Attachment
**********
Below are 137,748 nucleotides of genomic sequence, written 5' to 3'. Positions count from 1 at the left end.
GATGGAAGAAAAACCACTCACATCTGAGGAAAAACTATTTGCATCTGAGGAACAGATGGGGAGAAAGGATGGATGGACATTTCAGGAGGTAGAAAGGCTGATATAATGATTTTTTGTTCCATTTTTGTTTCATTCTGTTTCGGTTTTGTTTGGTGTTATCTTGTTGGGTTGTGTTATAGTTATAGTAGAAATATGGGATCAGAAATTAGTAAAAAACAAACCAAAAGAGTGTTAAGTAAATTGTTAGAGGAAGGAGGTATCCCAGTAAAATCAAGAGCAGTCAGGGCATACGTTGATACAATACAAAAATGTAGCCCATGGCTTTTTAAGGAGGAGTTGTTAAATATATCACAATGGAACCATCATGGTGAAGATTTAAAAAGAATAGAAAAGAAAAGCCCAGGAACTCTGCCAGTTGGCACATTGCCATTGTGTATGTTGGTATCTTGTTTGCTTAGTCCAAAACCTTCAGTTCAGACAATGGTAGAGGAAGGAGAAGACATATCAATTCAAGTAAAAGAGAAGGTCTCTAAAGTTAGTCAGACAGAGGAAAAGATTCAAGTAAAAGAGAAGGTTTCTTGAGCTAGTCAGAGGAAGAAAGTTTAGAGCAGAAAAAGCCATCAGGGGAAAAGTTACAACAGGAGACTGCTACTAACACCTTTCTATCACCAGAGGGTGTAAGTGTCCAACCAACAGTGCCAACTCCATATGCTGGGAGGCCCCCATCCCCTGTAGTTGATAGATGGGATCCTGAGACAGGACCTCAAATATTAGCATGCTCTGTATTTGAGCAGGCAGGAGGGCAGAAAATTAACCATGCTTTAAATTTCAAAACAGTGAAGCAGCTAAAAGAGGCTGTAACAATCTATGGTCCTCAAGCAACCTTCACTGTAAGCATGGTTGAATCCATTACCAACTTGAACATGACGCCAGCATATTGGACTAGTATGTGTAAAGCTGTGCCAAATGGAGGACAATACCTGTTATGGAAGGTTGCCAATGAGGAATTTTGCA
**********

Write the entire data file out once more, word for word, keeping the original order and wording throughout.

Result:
Below are 137,748 nucleotides of genomic sequence, written 5' to 3'. Positions count from 1 at the left end.
GATGGAAGAAAAACCACTCACATCTGAGGAAAAACTATTTGCATCTGAGGAACAGATGGGGAGAAAGGATGGATGGACATTTCAGGAGGTAGAAAGGCTGATATAATGATTTTTTGTTCCATTTTTGTTTCATTCTGTTTCGGTTTTGTTTGGTGTTATCTTGTTGGGTTGTGTTATAGTTATAGTAGAAATATGGGATCAGAAATTAGTAAAAAACAAACCAAAAGAGTGTTAAGTAAATTGTTAGAGGAAGGAGGTATCCCAGTAAAATCAAGAGCAGTCAGGGCATACGTTGATACAATACAAAAATGTAGCCCATGGCTTTTTAAGGAGGAGTTGTTAAATATATCACAATGGAACCATCATGGTGAAGATTTAAAAAGAATAGAAAAGAAAAGCCCAGGAACTCTGCCAGTTGGCACATTGCCATTGTGTATGTTGGTATCTTGTTTGCTTAGTCCAAAACCTTCAGTTCAGACAATGGTAGAGGAAGGAGAAGACATATCAATTCAAGTAAAAGAGAAGGTCTCTAAAGTTAGTCAGACAGAGGAAAAGATTCAAGTAAAAGAGAAGGTTTCTTGAGCTAGTCAGAGGAAGAAAGTTTAGAGCAGAAAAAGCCATCAGGGGAAAAGTTACAACAGGAGACTGCTACTAACACCTTTCTATCACCAGAGGGTGTAAGTGTCCAACCAACAGTGCCAACTCCATATGCTGGGAGGCCCCCATCCCCTGTAGTTGATAGATGGGATCCTGAGACAGGACCTCAAATATTAGCATGCTCTGTATTTGAGCAGGCAGGAGGGCAGAAAATTAACCATGCTTTAAATTTCAAAACAGTGAAGCAGCTAAAAGAGGCTGTAACAATCTATGGTCCTCAAGCAACCTTCACTGTAAGCATGGTTGAATCCATTACCAACTTGAACATGACGCCAGCATATTGGACTAGTATGTGTAAAGCTGTGCCAAATGGAGGACAATACCTGTTATGGAAGGTTGCCAATGAGGAATTTTGCA